Supposing a custodial parent is permitted by a court to relocate with the child to another state, there are often matters that arise after relocation that must be decided by a court with regard to the child. This brings up a relatively frequent question of which court decides, the court in the child’s former state of residence, generally the “home state,” or the state where the child now resides.
Generally, the court in the child’s former “home state” retains jurisdiction so long as the non-relocating parent resides there. However, a petition may be filed in the new state asking it to confer between courts (i.e., the judges speak by phone) to decide if the new state is a more convenient forum to decide new issues that arise with custody. The child’s former “home state” judge my relinquish jurisdiction if it determines it is a more convenient forum.
This argument is made and more likely successful where the information the court in the new state has is necessary to make a current best interest determination. Courts in the “home state” may retain jurisdiction if there is wrongdoing on the part of the relocating parent, such as denial of or interference with parenting time after relocation. Assuming that is not the case, the following are evidentiary considerations to argue why the information for a best interests determination is in the new state:
1). The child’s doctors, dentists, therapists, et cetera are in the new state.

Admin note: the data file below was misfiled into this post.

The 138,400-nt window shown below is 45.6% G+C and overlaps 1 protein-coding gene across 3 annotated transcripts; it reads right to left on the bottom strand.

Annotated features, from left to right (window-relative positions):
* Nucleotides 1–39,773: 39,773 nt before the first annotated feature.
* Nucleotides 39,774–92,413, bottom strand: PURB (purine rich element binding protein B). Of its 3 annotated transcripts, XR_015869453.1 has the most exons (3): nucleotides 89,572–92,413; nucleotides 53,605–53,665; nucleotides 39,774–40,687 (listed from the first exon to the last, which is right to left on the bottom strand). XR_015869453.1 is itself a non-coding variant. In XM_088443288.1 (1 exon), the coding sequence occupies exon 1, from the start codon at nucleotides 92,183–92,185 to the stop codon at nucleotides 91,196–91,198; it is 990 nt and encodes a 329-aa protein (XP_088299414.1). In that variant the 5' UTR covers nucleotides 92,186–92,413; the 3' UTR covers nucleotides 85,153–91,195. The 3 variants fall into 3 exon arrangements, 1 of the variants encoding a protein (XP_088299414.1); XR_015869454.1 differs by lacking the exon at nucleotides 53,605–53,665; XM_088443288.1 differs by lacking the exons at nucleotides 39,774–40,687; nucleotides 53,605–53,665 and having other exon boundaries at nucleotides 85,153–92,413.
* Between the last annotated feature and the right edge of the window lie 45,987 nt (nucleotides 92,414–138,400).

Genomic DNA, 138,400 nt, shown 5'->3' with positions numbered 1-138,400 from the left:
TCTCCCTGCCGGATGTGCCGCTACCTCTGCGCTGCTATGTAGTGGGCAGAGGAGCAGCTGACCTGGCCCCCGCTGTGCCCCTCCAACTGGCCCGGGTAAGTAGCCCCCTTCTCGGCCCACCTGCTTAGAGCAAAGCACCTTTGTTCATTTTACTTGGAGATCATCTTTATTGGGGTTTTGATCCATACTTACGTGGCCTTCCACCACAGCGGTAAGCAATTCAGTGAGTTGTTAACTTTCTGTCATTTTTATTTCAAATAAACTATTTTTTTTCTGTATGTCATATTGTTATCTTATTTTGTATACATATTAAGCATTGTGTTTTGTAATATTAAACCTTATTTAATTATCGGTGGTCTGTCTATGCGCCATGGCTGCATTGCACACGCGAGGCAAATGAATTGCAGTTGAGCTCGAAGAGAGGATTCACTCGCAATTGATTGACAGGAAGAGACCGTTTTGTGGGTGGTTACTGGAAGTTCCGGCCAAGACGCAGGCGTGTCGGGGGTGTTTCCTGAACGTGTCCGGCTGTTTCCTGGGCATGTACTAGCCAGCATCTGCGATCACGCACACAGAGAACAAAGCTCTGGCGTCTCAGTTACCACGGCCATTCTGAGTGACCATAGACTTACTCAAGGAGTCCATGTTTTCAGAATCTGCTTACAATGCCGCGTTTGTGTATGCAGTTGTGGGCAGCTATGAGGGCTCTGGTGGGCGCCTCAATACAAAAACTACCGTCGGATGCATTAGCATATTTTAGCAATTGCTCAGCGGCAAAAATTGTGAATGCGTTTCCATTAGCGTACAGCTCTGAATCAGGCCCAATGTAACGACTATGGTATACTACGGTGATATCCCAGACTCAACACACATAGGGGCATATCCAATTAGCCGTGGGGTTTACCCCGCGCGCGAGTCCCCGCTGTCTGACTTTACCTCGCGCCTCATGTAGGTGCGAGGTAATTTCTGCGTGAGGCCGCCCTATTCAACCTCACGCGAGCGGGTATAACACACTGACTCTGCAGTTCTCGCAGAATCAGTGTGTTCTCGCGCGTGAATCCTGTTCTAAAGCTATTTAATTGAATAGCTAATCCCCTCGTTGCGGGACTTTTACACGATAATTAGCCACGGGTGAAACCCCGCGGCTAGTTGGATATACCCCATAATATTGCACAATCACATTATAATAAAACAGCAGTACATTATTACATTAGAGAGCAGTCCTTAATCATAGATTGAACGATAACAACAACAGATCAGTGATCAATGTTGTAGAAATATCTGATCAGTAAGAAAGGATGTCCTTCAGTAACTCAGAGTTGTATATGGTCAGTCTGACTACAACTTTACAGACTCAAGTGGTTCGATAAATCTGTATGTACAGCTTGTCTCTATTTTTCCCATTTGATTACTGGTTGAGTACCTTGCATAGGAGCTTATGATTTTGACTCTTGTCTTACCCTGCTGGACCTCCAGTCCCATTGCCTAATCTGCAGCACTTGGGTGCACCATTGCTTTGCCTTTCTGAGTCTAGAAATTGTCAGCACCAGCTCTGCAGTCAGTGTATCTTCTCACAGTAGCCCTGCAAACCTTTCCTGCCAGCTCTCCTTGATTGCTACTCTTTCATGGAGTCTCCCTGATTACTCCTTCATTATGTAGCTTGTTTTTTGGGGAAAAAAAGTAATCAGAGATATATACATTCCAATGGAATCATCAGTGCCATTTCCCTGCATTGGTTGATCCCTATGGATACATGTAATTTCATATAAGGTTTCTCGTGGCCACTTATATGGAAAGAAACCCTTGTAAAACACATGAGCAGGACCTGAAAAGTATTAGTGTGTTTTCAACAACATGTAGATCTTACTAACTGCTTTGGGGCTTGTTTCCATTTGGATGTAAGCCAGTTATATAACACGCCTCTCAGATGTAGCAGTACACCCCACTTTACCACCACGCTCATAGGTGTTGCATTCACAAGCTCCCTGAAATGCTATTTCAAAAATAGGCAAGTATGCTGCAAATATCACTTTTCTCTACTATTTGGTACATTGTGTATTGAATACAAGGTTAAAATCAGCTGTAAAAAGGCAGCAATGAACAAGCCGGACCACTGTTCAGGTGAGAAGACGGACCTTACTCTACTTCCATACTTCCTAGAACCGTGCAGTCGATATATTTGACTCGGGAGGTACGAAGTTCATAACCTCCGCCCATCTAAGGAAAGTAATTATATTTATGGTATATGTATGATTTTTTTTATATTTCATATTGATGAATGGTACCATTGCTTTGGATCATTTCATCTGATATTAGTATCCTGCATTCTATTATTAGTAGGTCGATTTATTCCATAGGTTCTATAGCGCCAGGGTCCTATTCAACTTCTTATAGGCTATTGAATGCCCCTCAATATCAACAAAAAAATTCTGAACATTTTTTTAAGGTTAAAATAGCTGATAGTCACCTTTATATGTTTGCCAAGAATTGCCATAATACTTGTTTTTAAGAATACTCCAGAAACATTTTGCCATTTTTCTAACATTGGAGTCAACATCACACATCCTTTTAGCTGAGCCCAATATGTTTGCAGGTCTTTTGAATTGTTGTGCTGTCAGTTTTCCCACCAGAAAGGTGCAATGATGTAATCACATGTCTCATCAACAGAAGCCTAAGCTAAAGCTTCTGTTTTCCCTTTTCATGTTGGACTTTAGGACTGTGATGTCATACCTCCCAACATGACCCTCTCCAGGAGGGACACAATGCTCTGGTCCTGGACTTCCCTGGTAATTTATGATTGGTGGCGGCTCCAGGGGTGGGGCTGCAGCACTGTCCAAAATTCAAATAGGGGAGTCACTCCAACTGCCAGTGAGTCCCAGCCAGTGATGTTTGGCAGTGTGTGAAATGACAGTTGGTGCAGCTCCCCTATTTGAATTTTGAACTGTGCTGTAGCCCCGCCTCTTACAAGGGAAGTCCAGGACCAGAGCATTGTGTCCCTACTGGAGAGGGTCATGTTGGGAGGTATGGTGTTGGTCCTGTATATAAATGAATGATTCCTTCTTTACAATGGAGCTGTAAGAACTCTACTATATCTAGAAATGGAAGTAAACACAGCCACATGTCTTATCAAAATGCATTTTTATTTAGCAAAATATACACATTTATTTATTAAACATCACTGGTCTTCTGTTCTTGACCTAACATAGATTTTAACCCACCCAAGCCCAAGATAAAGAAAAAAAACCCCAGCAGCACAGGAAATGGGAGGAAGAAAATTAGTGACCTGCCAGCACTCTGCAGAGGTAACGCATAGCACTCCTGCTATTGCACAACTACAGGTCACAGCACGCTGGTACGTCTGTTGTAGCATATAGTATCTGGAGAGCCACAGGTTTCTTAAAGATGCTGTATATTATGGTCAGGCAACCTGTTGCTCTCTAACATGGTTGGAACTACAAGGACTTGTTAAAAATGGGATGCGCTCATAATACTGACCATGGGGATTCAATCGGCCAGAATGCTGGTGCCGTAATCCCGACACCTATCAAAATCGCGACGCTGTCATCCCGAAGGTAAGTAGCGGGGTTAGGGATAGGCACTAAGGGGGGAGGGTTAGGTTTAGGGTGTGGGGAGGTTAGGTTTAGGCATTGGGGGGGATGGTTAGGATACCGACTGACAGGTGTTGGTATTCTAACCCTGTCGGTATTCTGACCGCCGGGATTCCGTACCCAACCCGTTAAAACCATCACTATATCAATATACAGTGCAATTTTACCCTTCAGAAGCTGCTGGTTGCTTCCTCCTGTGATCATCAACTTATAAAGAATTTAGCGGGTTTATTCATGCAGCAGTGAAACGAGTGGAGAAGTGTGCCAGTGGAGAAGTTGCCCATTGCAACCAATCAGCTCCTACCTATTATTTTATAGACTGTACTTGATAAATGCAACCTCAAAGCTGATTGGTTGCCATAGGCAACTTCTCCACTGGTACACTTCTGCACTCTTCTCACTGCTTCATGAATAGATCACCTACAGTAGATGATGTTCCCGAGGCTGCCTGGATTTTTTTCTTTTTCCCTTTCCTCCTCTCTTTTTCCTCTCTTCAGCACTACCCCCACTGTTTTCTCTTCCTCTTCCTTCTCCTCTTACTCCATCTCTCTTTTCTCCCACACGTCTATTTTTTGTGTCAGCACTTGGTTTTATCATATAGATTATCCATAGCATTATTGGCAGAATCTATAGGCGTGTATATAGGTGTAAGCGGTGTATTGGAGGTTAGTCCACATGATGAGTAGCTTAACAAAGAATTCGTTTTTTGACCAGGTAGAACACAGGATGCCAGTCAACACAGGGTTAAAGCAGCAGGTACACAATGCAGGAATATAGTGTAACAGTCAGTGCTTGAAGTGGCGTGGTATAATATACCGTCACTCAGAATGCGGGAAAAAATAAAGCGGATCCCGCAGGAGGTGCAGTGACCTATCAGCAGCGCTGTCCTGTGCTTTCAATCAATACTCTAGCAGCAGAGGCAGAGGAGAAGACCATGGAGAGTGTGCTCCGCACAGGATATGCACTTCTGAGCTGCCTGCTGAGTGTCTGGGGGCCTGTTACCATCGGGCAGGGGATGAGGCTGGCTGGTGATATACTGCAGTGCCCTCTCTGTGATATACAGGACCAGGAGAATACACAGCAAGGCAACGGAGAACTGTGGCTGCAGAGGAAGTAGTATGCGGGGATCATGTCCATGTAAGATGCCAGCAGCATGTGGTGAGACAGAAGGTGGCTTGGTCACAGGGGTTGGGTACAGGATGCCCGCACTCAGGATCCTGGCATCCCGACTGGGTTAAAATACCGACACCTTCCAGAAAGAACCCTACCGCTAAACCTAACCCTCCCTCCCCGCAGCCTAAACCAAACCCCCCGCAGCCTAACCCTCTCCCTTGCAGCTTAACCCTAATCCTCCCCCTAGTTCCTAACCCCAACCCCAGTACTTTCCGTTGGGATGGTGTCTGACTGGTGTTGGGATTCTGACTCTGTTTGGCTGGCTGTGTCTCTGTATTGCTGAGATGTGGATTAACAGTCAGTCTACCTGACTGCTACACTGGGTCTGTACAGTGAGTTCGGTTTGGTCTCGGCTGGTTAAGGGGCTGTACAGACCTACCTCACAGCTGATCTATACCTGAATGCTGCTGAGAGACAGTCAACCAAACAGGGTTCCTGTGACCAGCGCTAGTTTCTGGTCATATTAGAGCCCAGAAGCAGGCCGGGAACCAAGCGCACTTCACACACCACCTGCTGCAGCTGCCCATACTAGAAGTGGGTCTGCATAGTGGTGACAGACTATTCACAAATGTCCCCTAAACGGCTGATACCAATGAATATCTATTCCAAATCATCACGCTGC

2). The child’s school and friends are in the new state.
3). The child’s custodial parent has demonstrated respect for the non-relocating parents contact with the child after he or she relocated.
4). The child’s friends, school, and sense of identity are in the new state.
These showing in motions filed and after a conference between the judges may result in an order by the “home state” in relinquishing jurisdiction to the new state court system. This is a relative technical area of the law and a great amount of discretion is given to the “home state” judge. Otherwise, at least the custody aspect of the case remains in the original state unless and until the non-custodial parent leaves that state.
This blog post is written by attorneys at Ciyou & Dixon, P.C. We hope you find this helpful as general educational material. It is not intended to be legal advice or a specific solicitation for services. Ciyou & Dixon, P.C. advocates practice throughout the state of Indiana and handle a wide variety of child custody cases with interstate or international components.